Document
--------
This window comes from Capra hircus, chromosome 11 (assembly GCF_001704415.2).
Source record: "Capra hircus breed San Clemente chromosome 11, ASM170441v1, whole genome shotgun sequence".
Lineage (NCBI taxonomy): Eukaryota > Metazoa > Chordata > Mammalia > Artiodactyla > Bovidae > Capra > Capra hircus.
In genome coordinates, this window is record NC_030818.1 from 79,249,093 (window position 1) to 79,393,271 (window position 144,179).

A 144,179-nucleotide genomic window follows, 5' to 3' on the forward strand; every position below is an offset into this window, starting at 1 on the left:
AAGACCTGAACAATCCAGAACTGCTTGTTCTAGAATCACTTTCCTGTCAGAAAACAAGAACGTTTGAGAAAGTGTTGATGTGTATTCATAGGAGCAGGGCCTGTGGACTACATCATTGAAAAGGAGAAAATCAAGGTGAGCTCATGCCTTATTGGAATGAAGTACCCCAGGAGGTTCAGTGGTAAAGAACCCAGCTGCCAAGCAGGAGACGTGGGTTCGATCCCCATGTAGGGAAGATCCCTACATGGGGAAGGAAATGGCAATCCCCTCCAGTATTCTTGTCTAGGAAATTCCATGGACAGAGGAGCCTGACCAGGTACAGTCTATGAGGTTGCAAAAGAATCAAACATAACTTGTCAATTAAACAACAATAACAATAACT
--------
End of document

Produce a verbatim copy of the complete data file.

This window comes from Capra hircus, chromosome 11 (assembly GCF_001704415.2).
Source record: "Capra hircus breed San Clemente chromosome 11, ASM170441v1, whole genome shotgun sequence".
Lineage (NCBI taxonomy): Eukaryota > Metazoa > Chordata > Mammalia > Artiodactyla > Bovidae > Capra > Capra hircus.
In genome coordinates, this window is record NC_030818.1 from 79,249,093 (window position 1) to 79,393,271 (window position 144,179).

A 144,179-nucleotide genomic window follows, 5' to 3' on the forward strand; every position below is an offset into this window, starting at 1 on the left:
AAGACCTGAACAATCCAGAACTGCTTGTTCTAGAATCACTTTCCTGTCAGAAAACAAGAACGTTTGAGAAAGTGTTGATGTGTATTCATAGGAGCAGGGCCTGTGGACTACATCATTGAAAAGGAGAAAATCAAGGTGAGCTCATGCCTTATTGGAATGAAGTACCCCAGGAGGTTCAGTGGTAAAGAACCCAGCTGCCAAGCAGGAGACGTGGGTTCGATCCCCATGTAGGGAAGATCCCTACATGGGGAAGGAAATGGCAATCCCCTCCAGTATTCTTGTCTAGGAAATTCCATGGACAGAGGAGCCTGACCAGGTACAGTCTATGAGGTTGCAAAAGAATCAAACATAACTTGTCAATTAAACAACAATAACAATAACT